Early Short-term Antibiotic Therapy in Penetrating Abdominal Trauma, 3 vs 7 Days
|ClinicalTrials.gov Identifier: NCT01203046|
Recruitment Status : Completed
First Posted : September 16, 2010
Results First Posted : July 26, 2012
Last Update Posted : August 10, 2012
Abdominal penetrating trauma represents a frequent cause of consult into emergency rooms in Venezuela. Accidents and violence at Hospital "Miguel Perez Carreño" along april 2009 were represented by gunshots and stabbing wounds which 8th. and 18th cause for medical attention respectively within a total of 76 cases. Likewise gunshot wounds reach the first cause of morbility into general surgery services with 21 cases and the stabbing wounds the 12th cause with 12 cases within the same period.
Early therapy is defined as the antibiotic dose administrated within the first 12 hours after the trauma. Abdominal cavity contamination by micro-organism is not synonymous of stablished infection, the extension of contamination and intensity of reaction should be enough in order to allow the inflammatory focus developing.
Abdominal cavity needs at least 12 - 24 hours of exposure to the infectious material to allow the stablishment of such infection. Origin and amount of contaminant material influence the size of inoculated bacteria and the speed that infection develops.
There is not an absolute criteria to determine when intrabdominal contamination progress to an established infection. Surgeons decides the must adequated therapy according to clinical history, radiology tests and findings during surgery.
Selected patients for early antibiotic therapy in penetrating abdominal trauma includes those with traumatic intestinal wounds with less than 12 hours of evolution and those with gastroduodenal wounds lesser than 24 hours as well.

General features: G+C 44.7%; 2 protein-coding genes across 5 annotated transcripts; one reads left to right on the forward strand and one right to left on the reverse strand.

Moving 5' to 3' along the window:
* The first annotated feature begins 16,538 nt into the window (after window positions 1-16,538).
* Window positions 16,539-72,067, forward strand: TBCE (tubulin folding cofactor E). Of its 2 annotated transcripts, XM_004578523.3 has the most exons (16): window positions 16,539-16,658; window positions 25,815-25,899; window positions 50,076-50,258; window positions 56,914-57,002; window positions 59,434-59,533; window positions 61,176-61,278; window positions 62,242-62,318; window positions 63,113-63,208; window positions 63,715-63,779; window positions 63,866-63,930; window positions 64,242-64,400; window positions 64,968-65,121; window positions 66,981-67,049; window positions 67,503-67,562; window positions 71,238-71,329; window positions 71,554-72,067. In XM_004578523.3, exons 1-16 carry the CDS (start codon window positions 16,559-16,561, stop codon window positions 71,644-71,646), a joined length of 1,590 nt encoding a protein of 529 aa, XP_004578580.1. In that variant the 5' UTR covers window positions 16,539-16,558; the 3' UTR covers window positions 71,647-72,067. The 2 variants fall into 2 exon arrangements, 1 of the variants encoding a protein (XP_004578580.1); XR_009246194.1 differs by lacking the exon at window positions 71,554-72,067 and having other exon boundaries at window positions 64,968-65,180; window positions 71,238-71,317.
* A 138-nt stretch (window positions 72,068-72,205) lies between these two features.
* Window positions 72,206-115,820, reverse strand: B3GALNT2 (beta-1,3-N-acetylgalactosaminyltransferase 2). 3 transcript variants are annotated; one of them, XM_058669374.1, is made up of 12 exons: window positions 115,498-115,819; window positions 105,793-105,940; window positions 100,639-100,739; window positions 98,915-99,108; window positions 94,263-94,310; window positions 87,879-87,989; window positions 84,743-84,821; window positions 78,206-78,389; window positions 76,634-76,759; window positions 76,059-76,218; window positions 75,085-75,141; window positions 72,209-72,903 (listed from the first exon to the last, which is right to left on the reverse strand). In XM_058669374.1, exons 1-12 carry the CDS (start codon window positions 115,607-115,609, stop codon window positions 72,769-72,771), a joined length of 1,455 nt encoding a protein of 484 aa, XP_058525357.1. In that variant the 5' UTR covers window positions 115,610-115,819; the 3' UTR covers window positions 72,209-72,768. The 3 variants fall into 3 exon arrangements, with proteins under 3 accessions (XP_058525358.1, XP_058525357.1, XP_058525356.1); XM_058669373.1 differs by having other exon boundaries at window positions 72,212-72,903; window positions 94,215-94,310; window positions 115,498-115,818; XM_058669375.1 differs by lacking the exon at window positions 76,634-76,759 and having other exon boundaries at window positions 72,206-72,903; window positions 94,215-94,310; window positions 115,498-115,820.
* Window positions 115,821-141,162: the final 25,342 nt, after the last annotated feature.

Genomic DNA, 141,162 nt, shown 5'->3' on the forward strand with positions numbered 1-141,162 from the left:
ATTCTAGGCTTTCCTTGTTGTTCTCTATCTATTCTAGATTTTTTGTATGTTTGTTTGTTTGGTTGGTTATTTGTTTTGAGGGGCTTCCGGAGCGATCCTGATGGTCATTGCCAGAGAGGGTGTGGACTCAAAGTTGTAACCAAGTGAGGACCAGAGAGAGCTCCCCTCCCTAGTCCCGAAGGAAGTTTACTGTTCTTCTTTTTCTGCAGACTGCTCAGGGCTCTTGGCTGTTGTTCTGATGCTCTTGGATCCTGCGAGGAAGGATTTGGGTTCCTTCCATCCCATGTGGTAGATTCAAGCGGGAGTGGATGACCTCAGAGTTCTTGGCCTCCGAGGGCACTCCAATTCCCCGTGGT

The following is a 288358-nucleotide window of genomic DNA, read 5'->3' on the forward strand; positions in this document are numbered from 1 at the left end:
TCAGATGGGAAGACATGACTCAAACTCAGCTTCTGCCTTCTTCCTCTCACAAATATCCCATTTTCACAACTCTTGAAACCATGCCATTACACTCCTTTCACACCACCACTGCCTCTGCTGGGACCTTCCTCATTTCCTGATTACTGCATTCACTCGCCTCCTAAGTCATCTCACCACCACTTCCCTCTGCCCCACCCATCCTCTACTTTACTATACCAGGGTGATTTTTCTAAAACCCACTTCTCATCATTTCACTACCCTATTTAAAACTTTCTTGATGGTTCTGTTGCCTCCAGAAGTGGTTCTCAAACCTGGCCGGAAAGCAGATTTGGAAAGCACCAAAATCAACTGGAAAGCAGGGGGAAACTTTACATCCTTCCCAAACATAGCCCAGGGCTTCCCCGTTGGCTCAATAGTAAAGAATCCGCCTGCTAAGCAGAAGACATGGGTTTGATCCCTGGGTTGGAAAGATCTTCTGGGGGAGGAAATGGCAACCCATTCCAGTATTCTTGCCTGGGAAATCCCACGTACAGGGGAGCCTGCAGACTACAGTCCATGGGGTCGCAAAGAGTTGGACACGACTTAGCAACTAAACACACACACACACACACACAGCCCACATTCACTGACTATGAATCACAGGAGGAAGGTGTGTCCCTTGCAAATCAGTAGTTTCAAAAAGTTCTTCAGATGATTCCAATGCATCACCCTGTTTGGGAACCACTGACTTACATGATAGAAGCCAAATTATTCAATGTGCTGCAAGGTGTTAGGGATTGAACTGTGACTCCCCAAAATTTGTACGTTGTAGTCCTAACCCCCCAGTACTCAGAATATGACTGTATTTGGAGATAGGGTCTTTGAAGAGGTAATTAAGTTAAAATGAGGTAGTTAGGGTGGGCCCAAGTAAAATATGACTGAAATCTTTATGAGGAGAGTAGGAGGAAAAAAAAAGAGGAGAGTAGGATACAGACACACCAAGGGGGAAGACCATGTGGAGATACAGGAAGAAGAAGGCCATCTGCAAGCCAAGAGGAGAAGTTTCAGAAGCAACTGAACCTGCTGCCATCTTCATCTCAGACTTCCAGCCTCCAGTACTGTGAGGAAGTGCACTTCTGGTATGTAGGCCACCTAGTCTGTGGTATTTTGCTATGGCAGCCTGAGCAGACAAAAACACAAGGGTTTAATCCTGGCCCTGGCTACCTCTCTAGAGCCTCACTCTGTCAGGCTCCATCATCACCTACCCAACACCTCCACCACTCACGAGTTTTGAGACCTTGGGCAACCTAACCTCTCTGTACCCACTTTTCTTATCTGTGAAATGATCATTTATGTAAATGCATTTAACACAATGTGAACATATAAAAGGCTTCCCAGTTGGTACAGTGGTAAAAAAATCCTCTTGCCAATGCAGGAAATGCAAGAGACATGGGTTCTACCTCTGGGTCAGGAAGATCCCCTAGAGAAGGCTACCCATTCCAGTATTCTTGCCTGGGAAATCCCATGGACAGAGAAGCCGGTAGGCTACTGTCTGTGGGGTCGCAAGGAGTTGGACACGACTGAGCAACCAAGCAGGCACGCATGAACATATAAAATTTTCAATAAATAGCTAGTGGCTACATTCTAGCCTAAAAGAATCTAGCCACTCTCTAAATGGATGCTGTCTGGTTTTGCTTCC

There are different antibiotics indicated for intrabdominal infections. Ertapenem is a low resistance carbapenem with a broad spectrum into microbial flora presenting in penetrating abdominal trauma. Its media life and blood therapeutic levels allows the use of an unique dose within the first 24 hours of trauma.
This research protocol has been designed according to established patterns for clinical investigation and our goal is to achieve criteria in decision making about antibiotic administration in patients with penetrating abdominal trauma and evaluate the security of an Early short term antibiotic therapy with Ertapenem 3 days vs 7 days, decreasing hospital costs related to indiscriminate use of antibiotics.
|Condition or disease||Intervention/treatment||Phase|
|SURGICAL SITE INFECTION||Drug: Ertapenem||Phase 2 Phase 3|
Show Detailed Description
|Study Type :||Interventional (Clinical Trial)|
|Actual Enrollment :||56 participants|
|Intervention Model:||Parallel Assignment|
|Masking:||None (Open Label)|
|Official Title:||SP1 - Early Short-term Antibiotic Therapy in Penetrating Abdominal Trauma, 3 vs 7 Days|
|Study Start Date :||December 2010|
|Primary Completion Date :||December 2010|
|Study Completion Date :||October 2011|
Active Comparator: GROUP A: 7 DAYS ANTIBIOTIC THERAPY
Ertapenem will be administrated within the first 2 hours of Hospital´s admission and the during the next 7 days after surgery.
Ertapenem 1 gr endovenous 3 or 7 days
Experimental: GROUP B - 3 DAYS ANTIBIOTIC THERAPY
Ertapenem will be administrated within the first 2 hours of Hospital´s admission and during the next 3 days after surgery.
Ertapenem 1 gr endovenous 3 or 7 days
- Surgical Site Infection [ Time Frame: 10 days ]The patients were evaluated up to 10 days with close observation of surgical site. We concluded as surgical site infection when inflammatory signs, purulent discharge, intestinal liquid and aponeurosis disruption was observed.
- Other Complications [ Time Frame: 10 days ]Patients with complications different to surgical site infection.
Please refer to this study by its ClinicalTrials.gov identifier (NCT number): NCT01203046
|Principal Investigator:||SILVIA M. PIÑANGO, MD||IVSS Dr. MIGUEL PEREZ CARREÑO HOSPITAL|
|Study Chair:||LUIS R. LEVEL, MD FACS||IVSS Dr. MIGUEL PEREZ CARREÑO HOSPITAL|